Decades ago (pandemic time), DC Comics announced that John Ridley, Oscar-winning writer of 12 Years a Slave and creator of the award-winning American Crime, would be writing a series about major events in DC history from the perspective of heroes from traditionally marginalized groups. And now, in the wake of All This *waves at the world*, that series finally has a release date.
The Other History of the DC Universe is coming from DC Comics in November of this year. The book is written by Ridley, with art from Giuseppi Camuncoli (Darth Vader: Dark Lord of the Sith), Andrea Cucchi, and colorist Jose Villarubia. The book will have covers from Camuncoli and Jamal Campbell, the budding superstar currently drawing Far Sector.
“Considering the events of the last few months, I don’t think there has been a more urgent need to see the world through a variety of lenses and perspectives,” said Ridley. “I am deeply appreciative of DC, Cammo, and Andrea, and to all the artisans who have literally put years of work into these stories. I am so enthusiastic for the opportunity to share this series with both the longtime fans of the DCU and a new generation of readers who I hope will feel invited and encouraged to join in.”
The book focuses on several main characters: Jefferson Pierce, aka Black Lightning, and his daughter Anissa (Thunder); husband and wife superheroes you might recognize from Young Justice, Mal Duncan and Karen Beecher (Herald and Bumblebee, respectively); Renee Montoya, the best Question; and Tatsu Yamashiro (Katana). The announcement from DC conspicuously addressed each of these heroes by their given names and not their superhero alter egos, another interesting signal about the point of view of the series.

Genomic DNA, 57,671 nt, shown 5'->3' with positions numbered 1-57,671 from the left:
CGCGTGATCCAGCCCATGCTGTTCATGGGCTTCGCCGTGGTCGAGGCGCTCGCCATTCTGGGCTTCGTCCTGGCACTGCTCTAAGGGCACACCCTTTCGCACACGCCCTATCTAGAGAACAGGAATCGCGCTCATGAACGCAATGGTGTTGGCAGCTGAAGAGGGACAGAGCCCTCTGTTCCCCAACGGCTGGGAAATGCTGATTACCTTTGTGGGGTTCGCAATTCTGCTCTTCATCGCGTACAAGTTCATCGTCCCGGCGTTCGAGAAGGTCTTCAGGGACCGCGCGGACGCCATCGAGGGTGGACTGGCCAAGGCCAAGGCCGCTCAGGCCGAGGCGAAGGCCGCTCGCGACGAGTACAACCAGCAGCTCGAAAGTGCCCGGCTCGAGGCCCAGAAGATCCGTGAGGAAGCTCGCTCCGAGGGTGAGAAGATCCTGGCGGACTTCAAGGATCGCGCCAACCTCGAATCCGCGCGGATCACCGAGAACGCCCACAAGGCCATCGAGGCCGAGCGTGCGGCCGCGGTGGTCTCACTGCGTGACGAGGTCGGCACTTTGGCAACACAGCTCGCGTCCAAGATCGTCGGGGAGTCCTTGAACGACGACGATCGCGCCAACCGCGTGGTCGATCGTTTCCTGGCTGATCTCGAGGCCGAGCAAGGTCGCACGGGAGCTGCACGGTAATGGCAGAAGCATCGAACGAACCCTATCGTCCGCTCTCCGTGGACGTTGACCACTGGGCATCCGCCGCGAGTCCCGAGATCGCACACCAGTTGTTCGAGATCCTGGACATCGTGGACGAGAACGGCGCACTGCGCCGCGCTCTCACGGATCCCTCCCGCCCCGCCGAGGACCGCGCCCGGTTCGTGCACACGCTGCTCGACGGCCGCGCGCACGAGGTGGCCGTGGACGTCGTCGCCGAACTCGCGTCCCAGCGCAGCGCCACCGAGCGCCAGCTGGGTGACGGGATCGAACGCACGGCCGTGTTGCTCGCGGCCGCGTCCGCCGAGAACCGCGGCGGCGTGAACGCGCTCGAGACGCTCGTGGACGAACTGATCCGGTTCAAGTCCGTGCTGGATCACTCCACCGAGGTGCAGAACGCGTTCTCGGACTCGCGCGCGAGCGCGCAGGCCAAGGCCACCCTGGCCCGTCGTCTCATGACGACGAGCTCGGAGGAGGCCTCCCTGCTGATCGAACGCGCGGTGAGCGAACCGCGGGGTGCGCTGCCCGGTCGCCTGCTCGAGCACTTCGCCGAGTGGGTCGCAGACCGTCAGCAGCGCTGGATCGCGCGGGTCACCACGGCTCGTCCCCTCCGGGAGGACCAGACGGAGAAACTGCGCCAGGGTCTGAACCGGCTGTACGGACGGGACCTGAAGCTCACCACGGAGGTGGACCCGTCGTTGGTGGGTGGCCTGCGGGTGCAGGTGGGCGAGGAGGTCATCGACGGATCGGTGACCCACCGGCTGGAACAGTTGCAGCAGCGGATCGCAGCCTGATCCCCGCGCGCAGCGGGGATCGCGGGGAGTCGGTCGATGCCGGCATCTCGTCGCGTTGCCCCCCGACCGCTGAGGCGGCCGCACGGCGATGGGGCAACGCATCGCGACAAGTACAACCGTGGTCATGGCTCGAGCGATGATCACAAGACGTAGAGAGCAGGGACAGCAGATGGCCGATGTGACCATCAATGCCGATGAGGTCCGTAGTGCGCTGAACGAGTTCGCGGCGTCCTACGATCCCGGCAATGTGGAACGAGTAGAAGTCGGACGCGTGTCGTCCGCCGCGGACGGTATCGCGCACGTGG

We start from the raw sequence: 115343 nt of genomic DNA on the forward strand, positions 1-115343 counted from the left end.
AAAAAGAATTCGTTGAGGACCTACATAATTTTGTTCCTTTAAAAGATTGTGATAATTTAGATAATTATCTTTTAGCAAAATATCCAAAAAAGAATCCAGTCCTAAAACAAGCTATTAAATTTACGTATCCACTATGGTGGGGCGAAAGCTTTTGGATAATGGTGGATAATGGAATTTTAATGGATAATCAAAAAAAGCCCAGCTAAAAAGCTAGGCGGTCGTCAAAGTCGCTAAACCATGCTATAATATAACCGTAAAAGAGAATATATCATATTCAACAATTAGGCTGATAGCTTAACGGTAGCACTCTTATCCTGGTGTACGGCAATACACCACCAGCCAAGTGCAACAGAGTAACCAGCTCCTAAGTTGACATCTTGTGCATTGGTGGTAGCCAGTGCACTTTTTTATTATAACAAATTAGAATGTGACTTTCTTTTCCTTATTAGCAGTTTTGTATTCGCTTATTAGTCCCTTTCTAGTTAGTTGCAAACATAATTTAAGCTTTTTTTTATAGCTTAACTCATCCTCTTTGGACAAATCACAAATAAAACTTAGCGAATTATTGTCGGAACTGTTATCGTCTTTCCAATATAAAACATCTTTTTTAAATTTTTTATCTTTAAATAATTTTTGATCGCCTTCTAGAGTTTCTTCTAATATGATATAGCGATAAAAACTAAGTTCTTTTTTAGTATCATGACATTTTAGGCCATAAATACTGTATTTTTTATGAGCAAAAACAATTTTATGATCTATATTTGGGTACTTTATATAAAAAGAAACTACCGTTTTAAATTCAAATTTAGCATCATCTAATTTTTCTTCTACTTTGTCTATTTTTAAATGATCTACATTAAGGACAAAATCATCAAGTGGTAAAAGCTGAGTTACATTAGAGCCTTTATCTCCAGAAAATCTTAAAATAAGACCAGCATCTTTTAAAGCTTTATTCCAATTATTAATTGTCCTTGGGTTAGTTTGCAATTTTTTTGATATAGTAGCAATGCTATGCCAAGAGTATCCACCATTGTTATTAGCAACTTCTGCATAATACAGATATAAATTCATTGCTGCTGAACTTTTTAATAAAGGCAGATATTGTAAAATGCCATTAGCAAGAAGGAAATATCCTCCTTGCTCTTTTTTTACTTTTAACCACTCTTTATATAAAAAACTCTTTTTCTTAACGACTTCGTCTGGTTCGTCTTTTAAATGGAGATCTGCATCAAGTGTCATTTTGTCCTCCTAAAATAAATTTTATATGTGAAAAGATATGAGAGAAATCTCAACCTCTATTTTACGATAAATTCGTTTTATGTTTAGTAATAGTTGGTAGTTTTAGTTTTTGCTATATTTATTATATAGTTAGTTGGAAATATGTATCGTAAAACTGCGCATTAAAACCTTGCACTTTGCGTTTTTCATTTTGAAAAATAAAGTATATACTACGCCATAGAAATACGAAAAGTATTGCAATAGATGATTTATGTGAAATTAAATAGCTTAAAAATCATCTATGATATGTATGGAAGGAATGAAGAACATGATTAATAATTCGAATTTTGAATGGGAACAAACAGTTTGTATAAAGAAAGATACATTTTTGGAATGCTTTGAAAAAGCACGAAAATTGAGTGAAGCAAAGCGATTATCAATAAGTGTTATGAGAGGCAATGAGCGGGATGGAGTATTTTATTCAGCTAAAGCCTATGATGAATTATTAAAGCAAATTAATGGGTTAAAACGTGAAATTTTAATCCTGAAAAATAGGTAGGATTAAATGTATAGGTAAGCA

In addition to his acclaimed movie and television work, Ridley is becoming something of a comics veteran. The Other History of the DC Universe follows previous work on The American Way and its sequel, The American Way: Those Above and Those Below, where Ridley and series artist Georges Jeanty put superhero archetypes into the American politics of the 1960s and 70s; The Authority: Human on the Inside with Ben Oliver, about an attempt to rip apart the Earth’s ultraviolent alpha heroes from the inside; and a story in The Joker War Zone tying in with the big Batman event with artist Olivier Coipel.
“The opportunity to have John, Cammo, and Andrea tell this story couldn’t have come at a better time,” said Mark Doyle, executive editor of DC’s Black Label imprint that is publishing The Other History of the DC Universe. “Comic books have a proud history of being a reflection of the world around them, and it only makes sense that includes the viewpoints and perspectives that show the diversity of the superhero experience. I think fans will be very pleased come November.”